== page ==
"I trained in Wind magic, but I doubt my powers are strong enough to fully open that door. One must have skills of a rather high level to get these doors to open. They are designed to ward off thieves and random passersby. It begs the question: How did you get so strong, Beowulf?" replied Korin, looking at Beowulf with admiration.
Beowulf chuckled and said, "I had good teachers; you should thank them."
Korin laughed and replied, "So, how are we going to open these doors? Do you know any powerful magic users that could help us?"
Beowulf replied, "None that are around these parts and we certainly can't trust the locals with something this important."
"Do we really have a choice?" asked Korin.
"Yes...we do have a choice," stated Beowulf. He continued, "What lies beyond those doors may cause more harm than good and I have seen such tragedies play out in the past. This leads me to an important matter I must address: are you going to give those tomes over to the Royal Library for further study?" Beowulf looked at Korin cautiously and with suspicion.
"Of course, think of all the good that can be done if the contents are translated. Humanity can relive those days of glory!" Korin said with great gusto.
"Days of glory? How do you know they were glorious? Ancient Karsi is gone; wiped off the map. Why? Can you be certain it wasn't those stones that toppled Karsi? Can you be certain West Valis will not meet the same fate?" Beowulf replied, interrogating Korin.
"There has been much speculation regarding the causes of Karsi's demise," remarked Korin sheepishly.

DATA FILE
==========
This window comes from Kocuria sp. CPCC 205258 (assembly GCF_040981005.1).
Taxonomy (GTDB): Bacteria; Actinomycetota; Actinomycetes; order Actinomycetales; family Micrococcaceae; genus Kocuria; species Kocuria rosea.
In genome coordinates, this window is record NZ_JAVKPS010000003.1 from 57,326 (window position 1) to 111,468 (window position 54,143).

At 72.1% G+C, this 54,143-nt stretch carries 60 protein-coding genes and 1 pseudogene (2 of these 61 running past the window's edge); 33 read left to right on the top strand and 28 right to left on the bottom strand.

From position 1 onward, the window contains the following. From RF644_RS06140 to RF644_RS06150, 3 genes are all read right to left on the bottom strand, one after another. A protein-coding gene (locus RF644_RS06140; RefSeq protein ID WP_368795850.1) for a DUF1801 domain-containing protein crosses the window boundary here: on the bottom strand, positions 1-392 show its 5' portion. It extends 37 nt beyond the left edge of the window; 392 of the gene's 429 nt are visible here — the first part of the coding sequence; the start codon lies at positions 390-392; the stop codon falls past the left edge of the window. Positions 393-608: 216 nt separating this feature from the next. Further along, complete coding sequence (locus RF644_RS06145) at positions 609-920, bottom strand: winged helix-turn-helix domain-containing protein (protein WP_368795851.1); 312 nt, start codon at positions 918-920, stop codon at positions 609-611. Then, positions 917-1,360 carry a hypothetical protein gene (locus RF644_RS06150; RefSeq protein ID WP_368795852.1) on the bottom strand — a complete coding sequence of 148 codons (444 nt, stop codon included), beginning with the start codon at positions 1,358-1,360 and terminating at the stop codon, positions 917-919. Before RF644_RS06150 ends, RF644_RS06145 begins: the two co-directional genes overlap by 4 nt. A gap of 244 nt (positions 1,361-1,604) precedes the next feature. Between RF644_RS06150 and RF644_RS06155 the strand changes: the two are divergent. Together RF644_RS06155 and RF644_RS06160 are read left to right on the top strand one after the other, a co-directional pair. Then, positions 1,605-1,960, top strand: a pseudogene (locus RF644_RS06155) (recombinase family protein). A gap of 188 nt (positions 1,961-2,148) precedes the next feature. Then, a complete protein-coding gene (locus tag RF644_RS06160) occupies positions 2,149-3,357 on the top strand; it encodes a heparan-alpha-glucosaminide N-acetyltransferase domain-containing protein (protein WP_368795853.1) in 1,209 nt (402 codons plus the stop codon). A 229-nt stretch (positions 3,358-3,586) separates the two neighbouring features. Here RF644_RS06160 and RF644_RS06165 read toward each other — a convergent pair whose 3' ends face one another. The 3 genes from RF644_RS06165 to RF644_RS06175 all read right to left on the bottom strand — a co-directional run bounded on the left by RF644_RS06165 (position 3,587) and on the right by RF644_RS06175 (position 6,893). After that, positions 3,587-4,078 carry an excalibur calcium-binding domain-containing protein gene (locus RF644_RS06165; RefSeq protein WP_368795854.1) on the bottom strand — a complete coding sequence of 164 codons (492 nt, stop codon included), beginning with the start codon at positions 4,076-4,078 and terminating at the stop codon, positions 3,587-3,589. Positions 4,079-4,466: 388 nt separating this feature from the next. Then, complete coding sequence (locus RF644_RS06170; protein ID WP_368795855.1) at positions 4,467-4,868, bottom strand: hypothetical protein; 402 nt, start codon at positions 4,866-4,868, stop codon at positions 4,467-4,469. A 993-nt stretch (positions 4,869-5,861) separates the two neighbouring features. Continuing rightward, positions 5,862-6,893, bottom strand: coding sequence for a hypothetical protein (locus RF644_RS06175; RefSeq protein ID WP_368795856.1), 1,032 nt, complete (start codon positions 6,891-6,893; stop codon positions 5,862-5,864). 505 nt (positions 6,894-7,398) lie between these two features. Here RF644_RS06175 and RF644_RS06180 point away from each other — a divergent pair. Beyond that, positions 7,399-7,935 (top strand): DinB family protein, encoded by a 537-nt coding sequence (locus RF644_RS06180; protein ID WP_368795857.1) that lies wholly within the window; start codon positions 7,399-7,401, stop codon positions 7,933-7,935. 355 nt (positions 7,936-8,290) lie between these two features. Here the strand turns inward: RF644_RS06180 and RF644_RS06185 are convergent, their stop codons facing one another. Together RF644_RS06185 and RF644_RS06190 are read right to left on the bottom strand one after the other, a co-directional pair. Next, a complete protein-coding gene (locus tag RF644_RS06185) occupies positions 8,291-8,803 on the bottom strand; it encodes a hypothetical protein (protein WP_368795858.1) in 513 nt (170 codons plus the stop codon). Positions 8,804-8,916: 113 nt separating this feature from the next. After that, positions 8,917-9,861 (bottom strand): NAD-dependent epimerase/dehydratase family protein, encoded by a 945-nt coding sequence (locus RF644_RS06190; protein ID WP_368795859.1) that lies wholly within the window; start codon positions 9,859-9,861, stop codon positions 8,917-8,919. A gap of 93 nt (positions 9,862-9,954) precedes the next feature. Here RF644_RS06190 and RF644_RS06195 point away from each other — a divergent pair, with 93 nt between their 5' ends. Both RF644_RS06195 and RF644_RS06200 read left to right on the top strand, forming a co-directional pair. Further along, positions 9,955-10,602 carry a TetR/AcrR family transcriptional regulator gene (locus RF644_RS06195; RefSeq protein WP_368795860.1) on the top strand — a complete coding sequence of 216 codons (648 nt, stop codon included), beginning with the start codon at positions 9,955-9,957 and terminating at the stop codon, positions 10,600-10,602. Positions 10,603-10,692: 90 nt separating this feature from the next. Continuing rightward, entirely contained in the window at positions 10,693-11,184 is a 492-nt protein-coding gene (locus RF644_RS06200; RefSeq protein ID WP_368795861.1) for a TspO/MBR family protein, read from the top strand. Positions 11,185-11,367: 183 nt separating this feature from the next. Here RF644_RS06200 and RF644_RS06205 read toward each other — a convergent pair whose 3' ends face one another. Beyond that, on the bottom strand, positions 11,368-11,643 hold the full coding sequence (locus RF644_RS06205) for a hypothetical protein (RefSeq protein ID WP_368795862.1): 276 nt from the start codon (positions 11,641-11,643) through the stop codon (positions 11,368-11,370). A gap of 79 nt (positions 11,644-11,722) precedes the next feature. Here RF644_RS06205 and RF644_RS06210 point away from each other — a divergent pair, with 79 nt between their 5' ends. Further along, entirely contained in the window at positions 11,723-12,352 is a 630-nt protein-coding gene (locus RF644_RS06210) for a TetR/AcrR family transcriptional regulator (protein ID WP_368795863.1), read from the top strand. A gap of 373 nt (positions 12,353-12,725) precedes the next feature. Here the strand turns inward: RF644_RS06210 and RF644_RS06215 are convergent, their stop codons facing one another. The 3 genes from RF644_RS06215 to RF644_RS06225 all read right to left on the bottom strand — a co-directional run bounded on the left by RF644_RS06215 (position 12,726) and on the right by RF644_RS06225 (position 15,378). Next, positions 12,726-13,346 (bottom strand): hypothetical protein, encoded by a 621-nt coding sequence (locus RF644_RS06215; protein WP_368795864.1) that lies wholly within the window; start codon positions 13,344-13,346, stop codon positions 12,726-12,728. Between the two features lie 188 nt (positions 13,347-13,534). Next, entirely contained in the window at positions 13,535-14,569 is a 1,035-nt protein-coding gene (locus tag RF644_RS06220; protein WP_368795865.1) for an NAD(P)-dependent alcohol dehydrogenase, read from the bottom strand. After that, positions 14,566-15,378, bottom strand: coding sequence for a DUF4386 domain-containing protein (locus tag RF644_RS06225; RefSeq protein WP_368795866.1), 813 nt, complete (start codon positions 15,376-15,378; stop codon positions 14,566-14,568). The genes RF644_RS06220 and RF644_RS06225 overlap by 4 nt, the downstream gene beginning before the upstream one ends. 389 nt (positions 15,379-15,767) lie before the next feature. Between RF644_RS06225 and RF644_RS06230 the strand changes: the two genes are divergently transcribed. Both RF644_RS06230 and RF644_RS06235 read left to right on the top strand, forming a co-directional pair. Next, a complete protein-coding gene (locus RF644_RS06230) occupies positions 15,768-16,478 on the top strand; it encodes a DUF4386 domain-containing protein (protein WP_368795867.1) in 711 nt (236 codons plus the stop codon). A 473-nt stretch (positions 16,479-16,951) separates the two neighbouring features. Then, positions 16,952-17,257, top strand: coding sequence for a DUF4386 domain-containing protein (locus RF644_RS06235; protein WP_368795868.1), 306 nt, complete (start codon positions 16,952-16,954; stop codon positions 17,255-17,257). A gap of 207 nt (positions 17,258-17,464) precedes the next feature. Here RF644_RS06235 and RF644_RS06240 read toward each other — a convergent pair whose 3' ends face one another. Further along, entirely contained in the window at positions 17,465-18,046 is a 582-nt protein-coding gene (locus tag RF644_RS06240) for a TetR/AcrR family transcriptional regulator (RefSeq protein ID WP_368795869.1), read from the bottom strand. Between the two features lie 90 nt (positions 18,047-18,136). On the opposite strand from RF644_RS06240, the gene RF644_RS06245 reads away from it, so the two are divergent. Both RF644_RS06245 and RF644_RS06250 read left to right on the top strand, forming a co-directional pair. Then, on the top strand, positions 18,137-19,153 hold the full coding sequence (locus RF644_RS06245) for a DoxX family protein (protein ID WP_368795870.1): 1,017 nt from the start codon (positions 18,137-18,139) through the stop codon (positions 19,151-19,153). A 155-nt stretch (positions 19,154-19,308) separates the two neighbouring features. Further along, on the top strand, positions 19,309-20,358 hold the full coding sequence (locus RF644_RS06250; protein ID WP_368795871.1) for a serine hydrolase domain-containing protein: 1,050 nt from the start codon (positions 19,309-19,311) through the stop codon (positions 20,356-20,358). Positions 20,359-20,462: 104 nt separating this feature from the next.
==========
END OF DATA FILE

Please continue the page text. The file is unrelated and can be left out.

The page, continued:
"Exactly. Doesn't this all sound suspicious? If they were so magnificent, why are they relics of the past today? Something happened in this city 500 years ago, maybe even in this very room we stand in," said Beowulf, theorizing.
"We may never know unless I translate these books," said Korin in a humble tone.
"Very well. Translate those tomes. Find out the truth and if the truth is evil, burn them, so no city meets the same fate. Those nobles in Taramis that are funding you are up to something. I don't like it. They know something about this place that we don't," Beowulf said, firing off every thought that came to mind.
Beowulf took his sword and shook it at Korin. "The tomes must never fall into the hands of the monarchy. If you cannot promise me this right now, then I will take them and burn them and if you lie to me, then I will hunt you down. My allegiance is not with West Valis; it is with all the realms of men. I will slay evil whenever it catches my gaze," said Beowulf, glaring at Korin.
Korin was taken aback by such fierce words and could only hesitantly nod in agreement in response to the threat. They both left the room and walked back in silence, deep in thought the whole time.
Beowulf and Korin walked their separate ways upon exiting the cave. Korin continued his work back at the inn, being very meticulous in his translation of the tomes. Meanwhile, Beowulf found other jobs to keep him occupied while paying a visit to Korin periodically to check up on him.
They managed to keep the tomes hidden, but they could not hide an entire cave from the eyes of the locals. It was only a matter of time before people started asking questions.